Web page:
Elections in Haiti

THE BALTIMORE EVENING SUN

THE DAY of the dictator is over" in Latin America, proclaimed President Bush a few days ago in Argentina. For the most part, he's right.

But in Latin America's oldest and poorest republic, Haiti, the dictator's shadow still lingers, nearly five years after a popular revolt forced Jean-Claude Duvalier to flee to the French Riviera.

That shadow could at last be driven off if free elections proceed on schedule this Sunday. After a first electoral attempt was halted by gun thugs, and a second marred by military meddling, Haiti has its best chance yet to break with an unhappy past.

Through all their frustrations, Haitians have refused to give up. They have risked their lives to block a parade of generals from imposing a new dictatorial regime. And they have stood up to the formidable remnants of the Duvalier family's terror army, the Tontons Macoute.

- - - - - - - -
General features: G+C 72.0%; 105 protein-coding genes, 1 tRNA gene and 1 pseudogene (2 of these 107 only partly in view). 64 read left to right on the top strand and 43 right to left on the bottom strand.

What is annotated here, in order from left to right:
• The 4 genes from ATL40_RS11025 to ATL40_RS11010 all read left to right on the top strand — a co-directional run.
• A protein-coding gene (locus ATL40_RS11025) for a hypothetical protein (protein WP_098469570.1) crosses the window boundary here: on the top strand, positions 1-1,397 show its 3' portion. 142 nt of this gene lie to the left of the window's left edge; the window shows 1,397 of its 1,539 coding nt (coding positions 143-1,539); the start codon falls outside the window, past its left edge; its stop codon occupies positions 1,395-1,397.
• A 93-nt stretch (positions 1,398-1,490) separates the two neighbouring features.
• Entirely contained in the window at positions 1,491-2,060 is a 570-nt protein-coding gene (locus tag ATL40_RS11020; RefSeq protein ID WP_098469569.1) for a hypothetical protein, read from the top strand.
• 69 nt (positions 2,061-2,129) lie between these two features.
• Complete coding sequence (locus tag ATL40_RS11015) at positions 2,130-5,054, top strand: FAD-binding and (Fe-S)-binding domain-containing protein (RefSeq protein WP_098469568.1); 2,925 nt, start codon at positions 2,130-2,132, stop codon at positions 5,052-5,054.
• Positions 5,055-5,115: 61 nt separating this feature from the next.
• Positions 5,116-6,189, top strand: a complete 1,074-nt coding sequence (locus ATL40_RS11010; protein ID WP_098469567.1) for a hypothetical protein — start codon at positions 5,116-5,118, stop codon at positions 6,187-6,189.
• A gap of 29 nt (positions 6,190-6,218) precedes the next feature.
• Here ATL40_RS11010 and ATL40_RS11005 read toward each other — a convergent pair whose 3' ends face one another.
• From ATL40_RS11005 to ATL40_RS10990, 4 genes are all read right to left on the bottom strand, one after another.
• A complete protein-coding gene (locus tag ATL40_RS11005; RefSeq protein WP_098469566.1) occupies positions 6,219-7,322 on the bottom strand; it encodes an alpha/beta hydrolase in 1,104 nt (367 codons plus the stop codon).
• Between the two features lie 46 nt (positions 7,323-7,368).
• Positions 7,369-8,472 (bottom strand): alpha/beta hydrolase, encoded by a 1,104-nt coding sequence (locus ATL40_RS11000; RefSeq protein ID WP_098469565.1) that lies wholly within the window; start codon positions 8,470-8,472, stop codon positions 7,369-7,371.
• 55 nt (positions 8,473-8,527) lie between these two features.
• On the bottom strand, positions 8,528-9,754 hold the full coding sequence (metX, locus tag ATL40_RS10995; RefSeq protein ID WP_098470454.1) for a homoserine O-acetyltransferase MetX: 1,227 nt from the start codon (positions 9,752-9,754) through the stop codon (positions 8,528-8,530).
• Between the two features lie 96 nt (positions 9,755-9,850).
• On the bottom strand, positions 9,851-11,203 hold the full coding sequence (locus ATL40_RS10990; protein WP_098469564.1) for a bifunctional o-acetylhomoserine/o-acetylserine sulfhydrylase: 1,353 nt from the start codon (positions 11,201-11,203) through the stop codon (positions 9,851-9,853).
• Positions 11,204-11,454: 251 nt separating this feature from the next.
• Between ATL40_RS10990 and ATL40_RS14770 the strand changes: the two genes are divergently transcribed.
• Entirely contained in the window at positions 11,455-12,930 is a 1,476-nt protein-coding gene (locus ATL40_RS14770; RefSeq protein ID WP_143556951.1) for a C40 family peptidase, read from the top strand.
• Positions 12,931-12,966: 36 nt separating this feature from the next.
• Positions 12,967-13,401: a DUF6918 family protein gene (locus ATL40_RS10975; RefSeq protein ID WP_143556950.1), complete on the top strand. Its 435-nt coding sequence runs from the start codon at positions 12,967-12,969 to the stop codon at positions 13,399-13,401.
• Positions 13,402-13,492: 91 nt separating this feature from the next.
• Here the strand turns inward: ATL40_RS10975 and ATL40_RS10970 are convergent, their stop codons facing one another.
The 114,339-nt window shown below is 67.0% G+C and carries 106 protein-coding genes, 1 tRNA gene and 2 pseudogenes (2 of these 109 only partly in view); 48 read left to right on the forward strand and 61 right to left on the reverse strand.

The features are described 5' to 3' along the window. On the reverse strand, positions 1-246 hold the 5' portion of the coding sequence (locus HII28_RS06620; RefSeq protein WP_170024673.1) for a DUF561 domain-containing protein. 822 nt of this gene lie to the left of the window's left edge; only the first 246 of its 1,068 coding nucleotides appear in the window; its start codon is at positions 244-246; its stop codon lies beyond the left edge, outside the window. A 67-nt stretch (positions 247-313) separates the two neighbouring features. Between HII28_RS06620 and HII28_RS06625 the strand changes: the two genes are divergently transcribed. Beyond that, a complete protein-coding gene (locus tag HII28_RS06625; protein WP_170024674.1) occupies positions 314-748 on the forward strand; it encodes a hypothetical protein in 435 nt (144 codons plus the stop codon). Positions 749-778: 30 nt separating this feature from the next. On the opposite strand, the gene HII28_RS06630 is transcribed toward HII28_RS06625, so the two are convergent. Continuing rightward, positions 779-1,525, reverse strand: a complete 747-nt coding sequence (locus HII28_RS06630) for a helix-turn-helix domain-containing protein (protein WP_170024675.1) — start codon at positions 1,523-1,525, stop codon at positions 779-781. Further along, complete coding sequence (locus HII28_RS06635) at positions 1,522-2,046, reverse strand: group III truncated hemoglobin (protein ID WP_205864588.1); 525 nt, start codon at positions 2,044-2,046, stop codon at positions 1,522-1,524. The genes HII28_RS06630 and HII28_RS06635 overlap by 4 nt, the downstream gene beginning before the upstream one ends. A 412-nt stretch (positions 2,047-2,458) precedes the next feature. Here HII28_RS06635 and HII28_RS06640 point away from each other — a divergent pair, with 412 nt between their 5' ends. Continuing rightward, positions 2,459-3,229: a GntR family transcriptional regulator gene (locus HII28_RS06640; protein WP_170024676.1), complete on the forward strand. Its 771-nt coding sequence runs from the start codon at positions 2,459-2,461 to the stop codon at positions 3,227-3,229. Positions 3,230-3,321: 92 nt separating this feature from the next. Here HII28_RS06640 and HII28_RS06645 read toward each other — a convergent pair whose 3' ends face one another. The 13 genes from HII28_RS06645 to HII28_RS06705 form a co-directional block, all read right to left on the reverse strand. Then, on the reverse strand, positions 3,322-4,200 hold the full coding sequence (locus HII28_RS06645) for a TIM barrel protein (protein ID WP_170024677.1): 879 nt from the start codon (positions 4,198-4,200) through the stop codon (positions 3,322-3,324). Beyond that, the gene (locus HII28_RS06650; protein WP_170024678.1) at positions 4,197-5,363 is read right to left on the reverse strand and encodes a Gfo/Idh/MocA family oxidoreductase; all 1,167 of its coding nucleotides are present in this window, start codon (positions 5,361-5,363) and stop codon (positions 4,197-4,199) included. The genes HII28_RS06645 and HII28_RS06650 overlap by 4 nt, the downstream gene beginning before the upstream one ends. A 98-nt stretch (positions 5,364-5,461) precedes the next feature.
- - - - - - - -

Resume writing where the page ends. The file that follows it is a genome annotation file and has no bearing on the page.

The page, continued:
The present civilian regime of President Ertha Pascal-Trouillot has asked the United Nations to provide election monitoring and security assistance. A group of 300 U.N. observers, 65 of them unarmed security experts, will monitor the election, along with more than 3,000 observers from the Organization of American States.

The need for such vigilance was dramatically demonstrated last week when armed thugs attacked a rally for the front-running candidate, the Rev. Jean-Bertrand Aristide. A fiery exponent of liberation theology, Aristide has survived repeated assassination attempts.

Further desperate attempts to disrupt the election are likely. But with protection from the world community, Haiti's voters now have a good chance to chase the dictator's shadow from their land.

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